Reuters investigative reporter Anna Mehler Paperny joins Sharmeen Khan of the End Immigration Detention Network on the podcast this week to focus on the problems, reforms and future of Canada's prison system.
Chatelaine senior writer Sarah Boesveld and writer/comedian Jordan Sowunmi are here to dive into nostalgia for classic Canadian TV and why there are so few great Canadian shows being made today. Then the panelists puzzle over how Blake Shelton became People magazine's "Sexiest Man Alive" and whether country music is actually any good.
Follow Sarah on Twitter: @SarahBoesveld
Follow Jordan on Twitter: @jordanisjoso
Toronto Star investigative reporter Robert Cribb and J-Source managing editor H.G. Watson are here to talk about the Paradise Papers and how the global elite hide their wealth from the taxman, as well as whether the CBC's new version of The National can save the evening newscast. Also, Ishmael and Vicky talk about Drake's bizarre handbag habit.
Follow Robert Cribb: @thecribby
Follow H.G. Watson: @HG_Watson
National Post columnist Jen Gerson and Buzzfeed news reporter Jane Lytvynenko join the panel to talk about Jason Kenney's future in Alberta and whose job it is to keep foreign interference from ruining social media during elections.
Two years after the 2015 election, Haudenosaunee comedian/policy wonk Courtney Skye and This magazine editor Erica Lenti join the panel to judge the Liberals from head to socks.
iPolitics reporter Janice Dickson and morning show maven Supriya Dwivedi join the panel to talk about Bill Morneau's very bad week and Quebec's very bad legislation this week.
Hosts and producers of The Nod, Eric Eddings and Britanny Luse (formerly of For Coloured Nerds) are on the panel this week along with a special guest host, Sajae Elder, for an all-black power hour. They chat about Harvery Weinstein, Eminem's cypher and how much cheese is too much cheese.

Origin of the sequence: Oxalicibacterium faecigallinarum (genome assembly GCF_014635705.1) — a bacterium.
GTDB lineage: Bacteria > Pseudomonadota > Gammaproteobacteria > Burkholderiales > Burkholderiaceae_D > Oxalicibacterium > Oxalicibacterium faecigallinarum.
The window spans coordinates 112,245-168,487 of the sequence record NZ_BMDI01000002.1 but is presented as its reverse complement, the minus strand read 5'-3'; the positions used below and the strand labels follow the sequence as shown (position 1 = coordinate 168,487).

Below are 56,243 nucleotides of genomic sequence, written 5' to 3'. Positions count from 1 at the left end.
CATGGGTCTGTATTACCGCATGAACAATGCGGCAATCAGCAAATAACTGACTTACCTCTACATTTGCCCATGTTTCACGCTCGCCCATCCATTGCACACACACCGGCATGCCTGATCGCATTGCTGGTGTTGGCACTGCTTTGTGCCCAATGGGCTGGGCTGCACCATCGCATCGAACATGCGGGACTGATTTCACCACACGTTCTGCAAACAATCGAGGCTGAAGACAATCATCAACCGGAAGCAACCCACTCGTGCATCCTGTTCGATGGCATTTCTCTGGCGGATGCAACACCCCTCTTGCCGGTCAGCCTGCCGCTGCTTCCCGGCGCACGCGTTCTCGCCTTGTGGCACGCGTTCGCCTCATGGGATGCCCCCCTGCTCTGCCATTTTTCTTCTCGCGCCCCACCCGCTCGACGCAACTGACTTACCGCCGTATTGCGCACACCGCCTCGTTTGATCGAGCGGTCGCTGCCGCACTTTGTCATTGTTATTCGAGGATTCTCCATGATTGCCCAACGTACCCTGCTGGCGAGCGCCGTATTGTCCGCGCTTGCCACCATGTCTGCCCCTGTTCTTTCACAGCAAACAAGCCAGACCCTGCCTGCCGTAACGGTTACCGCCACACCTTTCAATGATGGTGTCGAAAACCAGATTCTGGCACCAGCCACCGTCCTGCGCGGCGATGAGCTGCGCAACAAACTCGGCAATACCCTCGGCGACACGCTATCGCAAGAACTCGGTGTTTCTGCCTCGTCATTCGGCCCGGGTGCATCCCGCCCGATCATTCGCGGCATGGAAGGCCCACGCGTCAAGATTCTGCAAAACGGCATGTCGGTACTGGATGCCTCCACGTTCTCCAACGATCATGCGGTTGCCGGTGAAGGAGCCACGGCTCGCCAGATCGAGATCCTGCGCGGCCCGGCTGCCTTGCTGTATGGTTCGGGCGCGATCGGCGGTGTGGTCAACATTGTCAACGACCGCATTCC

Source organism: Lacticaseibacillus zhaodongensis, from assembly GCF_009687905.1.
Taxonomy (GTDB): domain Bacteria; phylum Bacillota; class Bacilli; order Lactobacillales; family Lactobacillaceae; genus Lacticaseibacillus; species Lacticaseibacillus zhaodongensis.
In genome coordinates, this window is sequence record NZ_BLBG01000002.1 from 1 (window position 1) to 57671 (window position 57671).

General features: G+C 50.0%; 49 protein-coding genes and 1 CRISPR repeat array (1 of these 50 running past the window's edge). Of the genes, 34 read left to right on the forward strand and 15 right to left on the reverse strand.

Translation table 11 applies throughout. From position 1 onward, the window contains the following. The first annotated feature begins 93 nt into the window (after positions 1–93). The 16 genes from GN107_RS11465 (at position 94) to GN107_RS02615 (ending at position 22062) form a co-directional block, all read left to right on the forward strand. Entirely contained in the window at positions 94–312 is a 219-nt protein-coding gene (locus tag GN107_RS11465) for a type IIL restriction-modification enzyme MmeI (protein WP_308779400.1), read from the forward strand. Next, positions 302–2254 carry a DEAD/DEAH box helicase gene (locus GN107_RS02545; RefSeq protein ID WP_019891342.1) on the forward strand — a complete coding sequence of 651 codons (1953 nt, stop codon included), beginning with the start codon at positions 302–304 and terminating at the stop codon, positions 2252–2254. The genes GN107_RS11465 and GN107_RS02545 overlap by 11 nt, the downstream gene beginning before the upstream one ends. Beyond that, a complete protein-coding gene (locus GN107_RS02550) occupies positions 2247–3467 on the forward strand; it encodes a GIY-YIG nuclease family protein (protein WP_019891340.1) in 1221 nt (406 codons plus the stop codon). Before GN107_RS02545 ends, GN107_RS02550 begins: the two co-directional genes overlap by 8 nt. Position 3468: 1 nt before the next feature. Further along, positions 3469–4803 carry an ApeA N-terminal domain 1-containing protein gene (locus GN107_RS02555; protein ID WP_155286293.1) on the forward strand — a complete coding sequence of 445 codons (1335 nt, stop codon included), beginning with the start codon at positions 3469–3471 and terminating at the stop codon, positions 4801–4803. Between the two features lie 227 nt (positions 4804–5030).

Sports writer and activist Shireen Ahmed joins Toronto Star sports and business reporter Morgan Campbell are on the panel this week to talk about sticking to sports, Cam Newton and the greatness of arrogance.
Ontario NDP MPP Cheri DiNovo and Macleans associate editor Murad Hemmadi join Vicky and Ishamel to talk about the future of Uber and what lies ahead in the federal NDP leadership race.
Writers Sarah Hagi and Ashley Csanady join Safe Space to talk about Barbie politics, the tax changes debate and the ongoing saga of Senator Lynn Beyak. Welcome back for season two!
Vicky and Ishmael were joined by comedian Monica Heisey (@monicaheisey) and sports writer Alex Wong (@steven_lebron) for a special edition of Takeaways, live on stage. Safe Space was one of five podcasts to take part in a live taping of CBC's Podcast Playlist at the Hot Docs Theatre in Toronto on June 15. Follow the show on Twitter @itsasafespace.
Safe Space is coming back for another season, so Vicky and Ishmael are checking in and saying hello. New full episodes start September 22nd. Follow the show on Twitter @itsasafespace.
On the season finale of Safe Space, policy analyst Lauren Dobson Hughes (@ldobsonhughes) and HuffPo blogs editor Michael Scholars (@scholarsenic) join the panel to talk about changes to the Criminal Code. Canada's new foreign policy swagger and what's been happening in the British election campaign. Follow the show on Twitter @itsasafespace.
Policy wonk Brittany Andrew-Amofah and comedian Ryan McMahon are on Safe Space to talk about the changing of the political guard in Ottawa and in British Columbia, as well as the ongoing failure of the federal government to properly fund social welfare for First Nations children. Vicky and Ishmael also talk about why Celine Dion should have a central role in Canada 150 celebrations.
Find Brittany on Twitter @BrittanyAmofah.
Follow our show on Twitter @itsasafespace.
On this week's show, Toronto Star national politics reporter Alex Boutilier and comedy writer Nick Zarzycki join Vicky and Ishmael to talk about the Conservative leadership convention and whether there was ~FOREIGN INFLUENCE~ in our last federal election in 2015. The panel also dives into why Canada's liquor laws are so restrictive and terrible, and what John A. Macdonald's babysitter has to do with it.